“The VAT cut is what businesses, particularly in the hospitality industry, had been crying out for to help see them through the energy and cost-of-living crises. But there was no help coming from this direction, instead pubs bars and restaurants had to make to promises that corporation tax and alcohol duty won’t rise instead. Whitbread, the owner of Premier Inn, J D Wetherspoon and The Restaurant Group have fallen back amid the disappointment that more targeted support was not available. They are left grappling with acute problems, such as big gaps in rotas, due to the exodus of staff.

“More than half of businesses (51%) in the hospitality sector say worker shortages remain a real concern. So even if their customers have more money in their pockets to spend, catering to that demand will remain a significant challenge. Anti-social hours of restaurant and bar work, are not an easy match for family life, so it is unlikely to attract parents who risk seeing benefits reduced for turning down potential work.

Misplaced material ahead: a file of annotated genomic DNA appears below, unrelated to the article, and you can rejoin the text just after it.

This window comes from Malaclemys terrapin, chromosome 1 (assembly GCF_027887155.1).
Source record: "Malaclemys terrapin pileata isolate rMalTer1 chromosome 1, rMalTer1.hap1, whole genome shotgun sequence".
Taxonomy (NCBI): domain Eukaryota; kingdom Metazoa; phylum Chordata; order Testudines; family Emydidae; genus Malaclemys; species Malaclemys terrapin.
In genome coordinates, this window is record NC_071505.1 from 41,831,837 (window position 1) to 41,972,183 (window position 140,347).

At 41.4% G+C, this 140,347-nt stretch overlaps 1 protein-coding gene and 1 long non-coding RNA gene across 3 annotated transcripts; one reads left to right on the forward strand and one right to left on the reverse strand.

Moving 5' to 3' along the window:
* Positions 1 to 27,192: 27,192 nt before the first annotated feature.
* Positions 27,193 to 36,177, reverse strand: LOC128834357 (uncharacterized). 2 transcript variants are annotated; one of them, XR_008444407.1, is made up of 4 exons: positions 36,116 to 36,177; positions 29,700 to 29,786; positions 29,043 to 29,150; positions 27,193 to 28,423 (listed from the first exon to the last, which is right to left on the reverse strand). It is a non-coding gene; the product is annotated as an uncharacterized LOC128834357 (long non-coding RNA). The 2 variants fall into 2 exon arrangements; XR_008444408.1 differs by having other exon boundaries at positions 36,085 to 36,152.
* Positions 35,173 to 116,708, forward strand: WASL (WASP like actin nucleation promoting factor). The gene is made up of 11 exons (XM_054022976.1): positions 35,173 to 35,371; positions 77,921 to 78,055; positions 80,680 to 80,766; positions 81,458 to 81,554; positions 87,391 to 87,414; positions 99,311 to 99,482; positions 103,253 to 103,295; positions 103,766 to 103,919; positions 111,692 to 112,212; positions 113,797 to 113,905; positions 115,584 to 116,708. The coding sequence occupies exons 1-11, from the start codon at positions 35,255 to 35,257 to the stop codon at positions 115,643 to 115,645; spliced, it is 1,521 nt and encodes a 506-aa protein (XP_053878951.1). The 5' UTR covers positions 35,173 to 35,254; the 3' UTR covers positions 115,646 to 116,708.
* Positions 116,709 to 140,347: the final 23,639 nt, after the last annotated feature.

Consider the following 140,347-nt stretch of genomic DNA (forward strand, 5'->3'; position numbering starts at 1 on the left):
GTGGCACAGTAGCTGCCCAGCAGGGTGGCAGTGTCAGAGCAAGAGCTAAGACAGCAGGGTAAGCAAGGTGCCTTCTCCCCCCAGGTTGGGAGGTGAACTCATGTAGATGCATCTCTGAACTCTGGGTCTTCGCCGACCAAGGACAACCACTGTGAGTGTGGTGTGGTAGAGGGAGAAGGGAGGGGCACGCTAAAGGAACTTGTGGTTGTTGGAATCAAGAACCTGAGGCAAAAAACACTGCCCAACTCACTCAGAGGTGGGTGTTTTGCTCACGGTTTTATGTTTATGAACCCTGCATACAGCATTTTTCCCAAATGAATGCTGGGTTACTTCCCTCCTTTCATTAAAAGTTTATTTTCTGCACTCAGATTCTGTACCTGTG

“Instead of supporting British businesses with a VAT cut, that benefit was reserved instead for foreign visitors with an aim to boost tourism, who will see what they buy exempt from VAT. The sector will already be experiencing the tailwinds of the weak pound, given that visitors from the US for example will see their dollar to 25% further than just a year ago.

“The enterprise zone concept introduced by David Cameron has been resuscitated as investment zones, with extra tax breaks to boot. The idea is that they will help deliver the levelling up agenda, but they will be uneven and potentially contentious ground. Offering tax breaks to one street or village, but not to the next is likely to lead to dissent at a local level, particularly if planning laws are relaxed to allow more developments on sacred green belts.